The issue of Independent Contractor misclassification remains front-and-center in the business news cycle. A central challenge for companies is determining whether a worker should be classified as an employee or an independent contractor. Making a defensible determination is extremely complicated as each state has its own patchwork of federal, state, and local laws and standards that govern worker classification.
For a great example of just how complicated this can be, let’s look at the state of Hawaii.
With a population of just 1.4 million Hawaii is one of the smallest states. When we think of Hawaii we often picture sunny beaches, tropical breezes, and easy living. One could reasonably imagine that this might also translate to simplicity in employment law related to worker classification. Unfortunately, much like every other state, this is not the case in Hawaii.
Worker misclassification occurs when a worker is improperly classified as an independent contractor when they should actually have been classified as an employee of the business. In instances where a worker is found to be misclassified they can be reclassified as an employee, resulting in back pay and benefits for the worker, and fines and penalties for the business.
In Hawaii, there are several tests used depending on which state agency is involved:
Unemployment Compensation – The Hawaii Employment Security Act uses the “ABC” test, which provides that:
- The individual is free from control or direction over the performance of such service, both under the individual’s contract of hire and in fact
- The service is either outside the usual course of the business for which the service is performed or that the service is performed outside of all the places of business of the enterprise for which the service is performed; and
- The individual is customarily engaged in an independently established trade, occupation, profession, or business of the same nature as that involved in the contract of service.
Workers’ Compensation – The state workers’ compensation statutes use the “control” and “relative nature of the work” tests. The control test provides that “an employment relationship is established when the person in whose behalf the work is done has the power, express or implied, to dictate the means and methods by which the work is to be accomplished.”
Tax Revenue – For tax purposes, Hawaii uses the Internal Revenue Service standard for classifying workers. What was historically referred to as the “20 factors” have been simplified to three primary categories of evidence which must be considered to evaluate the degree of control and independence of the worker:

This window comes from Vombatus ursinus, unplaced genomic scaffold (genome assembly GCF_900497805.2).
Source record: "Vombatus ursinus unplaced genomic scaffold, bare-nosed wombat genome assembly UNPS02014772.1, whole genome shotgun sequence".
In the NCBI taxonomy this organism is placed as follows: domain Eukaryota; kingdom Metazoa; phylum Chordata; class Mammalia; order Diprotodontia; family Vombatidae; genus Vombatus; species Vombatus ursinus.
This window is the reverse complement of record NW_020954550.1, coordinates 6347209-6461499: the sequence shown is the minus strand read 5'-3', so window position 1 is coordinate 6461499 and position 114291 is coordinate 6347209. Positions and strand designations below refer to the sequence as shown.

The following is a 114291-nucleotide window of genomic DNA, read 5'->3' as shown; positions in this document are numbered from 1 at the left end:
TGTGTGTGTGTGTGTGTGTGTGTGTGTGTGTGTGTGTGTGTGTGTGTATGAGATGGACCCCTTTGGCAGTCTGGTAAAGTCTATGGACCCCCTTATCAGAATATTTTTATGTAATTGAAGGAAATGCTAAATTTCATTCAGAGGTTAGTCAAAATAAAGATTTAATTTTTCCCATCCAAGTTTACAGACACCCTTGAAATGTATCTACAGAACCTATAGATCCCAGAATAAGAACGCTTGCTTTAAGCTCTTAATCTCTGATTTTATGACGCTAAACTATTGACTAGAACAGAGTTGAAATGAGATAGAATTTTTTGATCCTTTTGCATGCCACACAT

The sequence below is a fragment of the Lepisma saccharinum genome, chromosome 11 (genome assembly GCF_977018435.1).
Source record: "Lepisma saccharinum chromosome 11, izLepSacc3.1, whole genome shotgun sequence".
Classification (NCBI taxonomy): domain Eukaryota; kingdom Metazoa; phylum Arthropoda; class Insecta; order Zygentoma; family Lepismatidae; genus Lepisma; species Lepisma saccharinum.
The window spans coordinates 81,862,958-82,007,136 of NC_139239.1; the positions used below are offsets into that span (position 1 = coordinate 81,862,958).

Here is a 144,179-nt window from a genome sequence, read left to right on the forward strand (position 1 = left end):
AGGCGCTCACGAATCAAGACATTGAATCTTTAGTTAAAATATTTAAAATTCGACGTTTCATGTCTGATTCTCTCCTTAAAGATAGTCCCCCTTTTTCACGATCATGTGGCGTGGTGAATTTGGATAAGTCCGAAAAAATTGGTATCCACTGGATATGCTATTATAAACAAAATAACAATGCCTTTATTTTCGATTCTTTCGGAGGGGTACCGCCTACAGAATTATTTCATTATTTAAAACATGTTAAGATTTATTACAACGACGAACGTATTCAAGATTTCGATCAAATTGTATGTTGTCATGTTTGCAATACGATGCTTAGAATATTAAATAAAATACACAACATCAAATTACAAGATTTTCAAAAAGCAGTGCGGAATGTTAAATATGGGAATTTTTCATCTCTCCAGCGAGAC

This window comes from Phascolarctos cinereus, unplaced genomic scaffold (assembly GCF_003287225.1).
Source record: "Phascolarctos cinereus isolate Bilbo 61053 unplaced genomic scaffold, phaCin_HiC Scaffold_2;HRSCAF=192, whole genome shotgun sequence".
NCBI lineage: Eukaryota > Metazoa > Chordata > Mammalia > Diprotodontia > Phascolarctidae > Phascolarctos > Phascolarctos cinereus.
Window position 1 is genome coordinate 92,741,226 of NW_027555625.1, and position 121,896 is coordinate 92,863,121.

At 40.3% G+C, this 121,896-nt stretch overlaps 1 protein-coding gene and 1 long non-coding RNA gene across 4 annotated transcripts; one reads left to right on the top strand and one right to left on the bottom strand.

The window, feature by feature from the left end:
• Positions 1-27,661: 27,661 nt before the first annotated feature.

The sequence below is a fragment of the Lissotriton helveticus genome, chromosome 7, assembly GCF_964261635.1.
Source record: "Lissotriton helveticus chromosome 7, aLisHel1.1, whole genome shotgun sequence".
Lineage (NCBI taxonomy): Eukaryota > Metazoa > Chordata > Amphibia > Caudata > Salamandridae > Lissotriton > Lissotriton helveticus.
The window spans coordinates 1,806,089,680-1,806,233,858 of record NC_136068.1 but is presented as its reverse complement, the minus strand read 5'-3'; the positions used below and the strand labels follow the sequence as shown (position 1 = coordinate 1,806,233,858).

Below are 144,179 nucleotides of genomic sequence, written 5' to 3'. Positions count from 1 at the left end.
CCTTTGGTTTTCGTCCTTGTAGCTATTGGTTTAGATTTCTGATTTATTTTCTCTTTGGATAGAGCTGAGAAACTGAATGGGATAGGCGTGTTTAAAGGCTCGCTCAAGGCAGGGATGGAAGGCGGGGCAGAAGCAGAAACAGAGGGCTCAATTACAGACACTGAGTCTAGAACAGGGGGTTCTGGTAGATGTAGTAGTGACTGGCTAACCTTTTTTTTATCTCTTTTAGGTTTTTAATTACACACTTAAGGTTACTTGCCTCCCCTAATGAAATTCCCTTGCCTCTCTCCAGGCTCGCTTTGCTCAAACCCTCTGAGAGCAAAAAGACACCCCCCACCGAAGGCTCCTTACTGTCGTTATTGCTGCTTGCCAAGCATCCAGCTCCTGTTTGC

- Behavioral: Does the company control or have the right to control what the worker does and how the worker does his or her job?
- Financial: Are the business aspects of the worker’s job controlled by the payer? (these include things like how worker is paid, whether expenses are reimbursed, who provides tools/supplies, etc.)
- Type of Relationship: Are there written contracts or employee type benefits (i.e. pension plan, insurance, vacation pay, etc.)? Will the relationship continue and is the work performed a key aspect of the business?
Under the IRS guidelines a business must weigh all these factors when determining whether a worker is an employee or independent contractor. Some factors may indicate that the worker is an employee, while other factors indicate that the worker is an independent contractor. There is no “magic” or set number of factors that “makes” the worker an employee or an independent contractor, and no one factor stands alone in making this determination. Also, factors which are relevant in one situation may not be relevant in another. The keys are to look at the entire relationship, consider the degree or extent of the right to direct and control, and finally, to document each of the factors used in coming up with the determination.
This is easy and clear, right?!
Pending State Legislation – Like many other states Hawaii is contemplating legislation that would better define independent contractor status. There is also similar legislation being proposed at the federal level.
Proposed bill HB1213 was introduced in the Hawaii House of Representatives that would allow the state Department of Labor and Industrial Relations (DLIR) to set out the criteria when an individual will be considered an independent contractor and when independent contractor status is presumed. On March 2, 2015, an amendment was introduced and the committee with jurisdiction recommended the measure be deferred. A similar bill was introduced in the Senate, SB1219, and passed with amendments on March 27, 2015. The bill would clarify Hawaii’s employment security law for independent contractors and includes 20 factors to be used as guidelines when determining whether a worker is an independent contractor.
DOL Memorandum of Understanding – The U.S. Department of Labor (DOL) has initiated a Misclassification Initiative in which it has entered into memorandums of understanding (MOU) with 26 states from coast to coast to coordinate enforcement efforts and share information between the state and federal agencies about non-compliant companies. On July 20, 2011, the DOL’s Wage and Hour Division entered into a Memorandum of Understanding with the Hawaii Department of Labor and Industrial Relations. This agreement was renewed last week.
As we can see from this example, the issue of proper worker classification can be challenging and fraught with risk for employers, even in a small state like Hawaii. When it comes to mitigating the risks of independent contractor reclassification, it is always smart to engage the services of a specialized service provider who can make sure you’ve done things right and who will indemnify your company of the risk. Independent contractor compliance and engagement experts, like TalentWave, are valuable partners for managing your flexible workforce.